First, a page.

On a typical day, we get up at about the same time in the morning and retire at about the same time every night.

That’s thanks to our internal circadian rhythm that controls our sleep wake cycle.

The system is regulated by the cells in the suprachiasmatic nucleus or SCN – located in the hypothalamus deep in the brain.

“The cells in the SCN generate their own near 24 hour rhythm,’ explains Dr. Benjamin Rusak, a professor of psychology and psychiatry at Dalhousie University in Halifax who has a special interest in sleep cycles.

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The SCN uses light and other external cues to control sleep – not how much you sleep or the quality of your sleep, but when you sleep, says Rusak.

The system works well when the internal cues are synchronized with the external environment “People who are typically day active do just fine; they wake in in the morning and they go to sleep at night and they sleep for the appropriate amount of time,” says Rusak.

But when those external cues are missing, things can get a bit out of whack. If you lived in a cave without daylight, your internal clock would gradually add a bit more time to your 24 hour rhythm – to the point where over the course of a month or so, you could be significantly out of synch, according to Dr. Rusak.

Melatonin, a natural hormone produced by the small pineal gland in the brain, helps to keep sleep and wake patterns on a 24 hour cycle.

Exposure to natural light instead of artificial light has a positive impact on the biological clock. Dr. Colleen Carney, Associate Professor, Department of Psychology, Ryerson University, Toronto, cites a study in which subjects were taken camping, where there was no intrusion of artificial light or sound. After being exposed to this natural setting for a week, the subjects’ circadian clocks shifted an average of about two hours earlier. Participants “naturally” awoke at dawn and fell asleep at dusk; but their total sleep time didn’t change. “They slept beautifully, like babies” even though the campground was actually quite noisy,” commented Carney.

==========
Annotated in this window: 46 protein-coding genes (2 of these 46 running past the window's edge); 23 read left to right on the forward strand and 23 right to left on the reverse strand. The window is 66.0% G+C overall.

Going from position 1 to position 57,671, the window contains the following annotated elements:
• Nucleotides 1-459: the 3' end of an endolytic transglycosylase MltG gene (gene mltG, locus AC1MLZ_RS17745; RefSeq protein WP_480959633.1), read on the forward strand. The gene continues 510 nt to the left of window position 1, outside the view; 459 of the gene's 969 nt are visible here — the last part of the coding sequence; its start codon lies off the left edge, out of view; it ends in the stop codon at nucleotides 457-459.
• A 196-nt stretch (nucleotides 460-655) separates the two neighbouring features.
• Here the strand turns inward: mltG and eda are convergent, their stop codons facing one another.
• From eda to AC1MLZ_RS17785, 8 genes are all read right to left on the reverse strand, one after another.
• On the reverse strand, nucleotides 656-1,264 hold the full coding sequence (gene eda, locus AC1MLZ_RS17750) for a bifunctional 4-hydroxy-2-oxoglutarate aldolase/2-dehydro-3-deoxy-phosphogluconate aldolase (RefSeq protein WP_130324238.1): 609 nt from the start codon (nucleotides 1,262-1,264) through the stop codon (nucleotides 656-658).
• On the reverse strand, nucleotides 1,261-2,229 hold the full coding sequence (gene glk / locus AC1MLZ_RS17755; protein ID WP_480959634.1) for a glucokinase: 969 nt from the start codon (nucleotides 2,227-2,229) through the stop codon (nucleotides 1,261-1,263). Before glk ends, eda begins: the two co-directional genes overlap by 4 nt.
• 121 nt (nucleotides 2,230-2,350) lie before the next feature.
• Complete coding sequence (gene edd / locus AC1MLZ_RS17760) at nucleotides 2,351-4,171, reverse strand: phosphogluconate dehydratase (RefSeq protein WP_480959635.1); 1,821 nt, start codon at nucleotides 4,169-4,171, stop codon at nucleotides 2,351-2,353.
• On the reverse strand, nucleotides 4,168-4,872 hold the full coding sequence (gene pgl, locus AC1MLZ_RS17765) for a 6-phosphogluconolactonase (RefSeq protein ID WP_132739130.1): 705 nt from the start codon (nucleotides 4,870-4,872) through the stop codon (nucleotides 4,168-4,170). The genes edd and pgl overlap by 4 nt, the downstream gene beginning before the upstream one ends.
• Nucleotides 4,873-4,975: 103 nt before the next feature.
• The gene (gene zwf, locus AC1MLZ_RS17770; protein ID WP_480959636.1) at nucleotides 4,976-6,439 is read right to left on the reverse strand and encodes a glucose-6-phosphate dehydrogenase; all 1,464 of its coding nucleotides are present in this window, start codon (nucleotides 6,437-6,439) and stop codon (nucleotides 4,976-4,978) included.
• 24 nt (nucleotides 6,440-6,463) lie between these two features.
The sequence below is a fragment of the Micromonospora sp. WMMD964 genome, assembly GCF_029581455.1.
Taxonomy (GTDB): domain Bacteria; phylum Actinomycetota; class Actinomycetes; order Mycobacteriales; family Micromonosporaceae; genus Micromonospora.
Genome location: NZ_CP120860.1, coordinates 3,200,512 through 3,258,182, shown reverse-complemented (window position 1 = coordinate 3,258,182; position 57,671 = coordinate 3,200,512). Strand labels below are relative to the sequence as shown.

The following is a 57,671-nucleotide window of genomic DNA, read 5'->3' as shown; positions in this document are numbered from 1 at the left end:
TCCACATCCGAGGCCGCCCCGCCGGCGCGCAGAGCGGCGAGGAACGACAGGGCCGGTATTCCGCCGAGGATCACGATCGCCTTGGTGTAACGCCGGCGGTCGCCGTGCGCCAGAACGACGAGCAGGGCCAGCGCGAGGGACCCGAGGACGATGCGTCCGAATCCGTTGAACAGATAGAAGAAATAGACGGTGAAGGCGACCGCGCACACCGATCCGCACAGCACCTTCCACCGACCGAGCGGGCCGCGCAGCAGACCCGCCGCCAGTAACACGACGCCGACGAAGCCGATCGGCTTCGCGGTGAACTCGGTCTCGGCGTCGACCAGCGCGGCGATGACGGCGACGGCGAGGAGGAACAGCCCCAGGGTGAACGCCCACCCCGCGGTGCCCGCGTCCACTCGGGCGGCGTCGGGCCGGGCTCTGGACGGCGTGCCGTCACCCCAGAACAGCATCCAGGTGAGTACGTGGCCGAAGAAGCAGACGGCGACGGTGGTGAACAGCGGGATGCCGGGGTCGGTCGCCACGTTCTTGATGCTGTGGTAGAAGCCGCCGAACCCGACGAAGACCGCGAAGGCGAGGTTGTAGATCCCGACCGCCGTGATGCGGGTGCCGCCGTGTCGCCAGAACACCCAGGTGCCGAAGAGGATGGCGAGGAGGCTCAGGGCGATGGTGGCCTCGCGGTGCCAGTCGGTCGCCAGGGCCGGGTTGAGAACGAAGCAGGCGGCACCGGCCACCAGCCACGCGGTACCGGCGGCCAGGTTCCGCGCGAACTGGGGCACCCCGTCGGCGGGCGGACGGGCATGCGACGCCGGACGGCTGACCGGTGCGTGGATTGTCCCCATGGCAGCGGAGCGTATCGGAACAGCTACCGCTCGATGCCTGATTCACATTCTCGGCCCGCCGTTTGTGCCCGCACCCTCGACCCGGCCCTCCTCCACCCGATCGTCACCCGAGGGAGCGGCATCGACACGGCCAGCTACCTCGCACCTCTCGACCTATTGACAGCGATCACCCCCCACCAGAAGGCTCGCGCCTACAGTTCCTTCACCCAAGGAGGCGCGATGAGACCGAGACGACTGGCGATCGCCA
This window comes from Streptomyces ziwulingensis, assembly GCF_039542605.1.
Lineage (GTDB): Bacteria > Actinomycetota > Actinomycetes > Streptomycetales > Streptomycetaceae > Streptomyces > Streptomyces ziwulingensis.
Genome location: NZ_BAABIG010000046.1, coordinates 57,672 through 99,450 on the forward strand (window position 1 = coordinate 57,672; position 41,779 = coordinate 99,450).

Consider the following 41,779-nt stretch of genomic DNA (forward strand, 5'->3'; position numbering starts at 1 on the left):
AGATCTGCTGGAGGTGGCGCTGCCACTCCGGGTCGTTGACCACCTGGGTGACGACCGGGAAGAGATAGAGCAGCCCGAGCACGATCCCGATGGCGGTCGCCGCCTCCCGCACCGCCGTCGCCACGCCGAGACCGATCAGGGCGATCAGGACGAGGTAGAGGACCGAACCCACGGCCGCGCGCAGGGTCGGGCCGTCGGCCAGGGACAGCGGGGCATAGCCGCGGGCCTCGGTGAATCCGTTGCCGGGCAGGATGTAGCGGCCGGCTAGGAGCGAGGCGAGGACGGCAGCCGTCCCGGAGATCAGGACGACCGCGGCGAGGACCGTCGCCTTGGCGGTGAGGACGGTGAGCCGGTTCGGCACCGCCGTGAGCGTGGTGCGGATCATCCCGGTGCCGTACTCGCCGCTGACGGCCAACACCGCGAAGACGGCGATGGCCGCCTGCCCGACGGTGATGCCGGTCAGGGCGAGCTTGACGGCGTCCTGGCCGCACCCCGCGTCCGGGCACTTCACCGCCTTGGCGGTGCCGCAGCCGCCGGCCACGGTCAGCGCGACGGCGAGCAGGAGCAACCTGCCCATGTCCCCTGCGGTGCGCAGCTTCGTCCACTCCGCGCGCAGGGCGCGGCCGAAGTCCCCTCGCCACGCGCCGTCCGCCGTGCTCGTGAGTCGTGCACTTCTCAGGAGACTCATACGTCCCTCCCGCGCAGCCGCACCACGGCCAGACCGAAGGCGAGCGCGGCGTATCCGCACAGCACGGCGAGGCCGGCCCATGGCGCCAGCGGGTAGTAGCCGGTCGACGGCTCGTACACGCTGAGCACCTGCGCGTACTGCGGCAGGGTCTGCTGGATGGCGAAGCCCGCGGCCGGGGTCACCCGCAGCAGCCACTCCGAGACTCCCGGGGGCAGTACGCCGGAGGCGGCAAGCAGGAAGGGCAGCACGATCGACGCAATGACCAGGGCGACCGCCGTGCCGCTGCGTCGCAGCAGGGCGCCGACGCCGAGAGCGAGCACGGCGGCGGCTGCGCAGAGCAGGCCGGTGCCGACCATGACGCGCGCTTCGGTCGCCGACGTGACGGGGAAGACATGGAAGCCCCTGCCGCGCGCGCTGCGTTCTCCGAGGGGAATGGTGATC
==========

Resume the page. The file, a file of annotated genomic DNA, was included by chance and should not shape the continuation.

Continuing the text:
This shift to an earlier cycle was correlated with the natural rise and fall of melatonin levels. Melatonin, a natural hormone produced by the small pineal gland in the brain, helps to keep sleep and wake patterns on a 24 hour cycle. Levels of melatonin normally begin to rise in the mid to late evening, remain high for most of the night, and then drop off in the early morning hours.

Light affects how much melatonin your body produces. During the shorter days of the winter months, your body may produce melatonin at different times of the day. Melatonin levels naturally slowly drop with age.

Moving from time zone to time zone may impact your circadian rhythm, too. “If you travel extensively, we recommend that you get as much light during the day of where you’re going and if can’t sleep at night to try to take melatonin before you go to bed to re-establish a normal sleep cycle.” says Dr. Atul Khullar, a psychiatrist, sleep specialist, and Medical Director, Northern Alberta Sleep Clinic (MedSleep Edmonton).

When the circadian rhythm is disrupted, any number of physical, emotional and mental problems can develop. Some people have what’s known as Circadian Rhythm Sleep Disorder – either an Advanced Phase or Delayed Phase type, depending on whether they’re an extreme morning lark who can’t stay awake after dinner but wakes up very early in the morning, or an extreme night owl, who finds it difficult to fall asleep before 3 am or so, says Dr. Maureen Ceresney, a sleep specialist at the University of British Columbia, Vancouver.

According to the American Academy of Sleep Medicine, another genetic circadian rhythm disorder is called ‘non-24 hour sleep phase disorder’ where sufferers sleep in 3-4 hour intervals during the day.

Circadian rhythm disorders are treated with medication, bright light therapy that uses artificial light to reinforce the internal clock, behavioural changes, and melatonin, which is available over the counter as a supplement.

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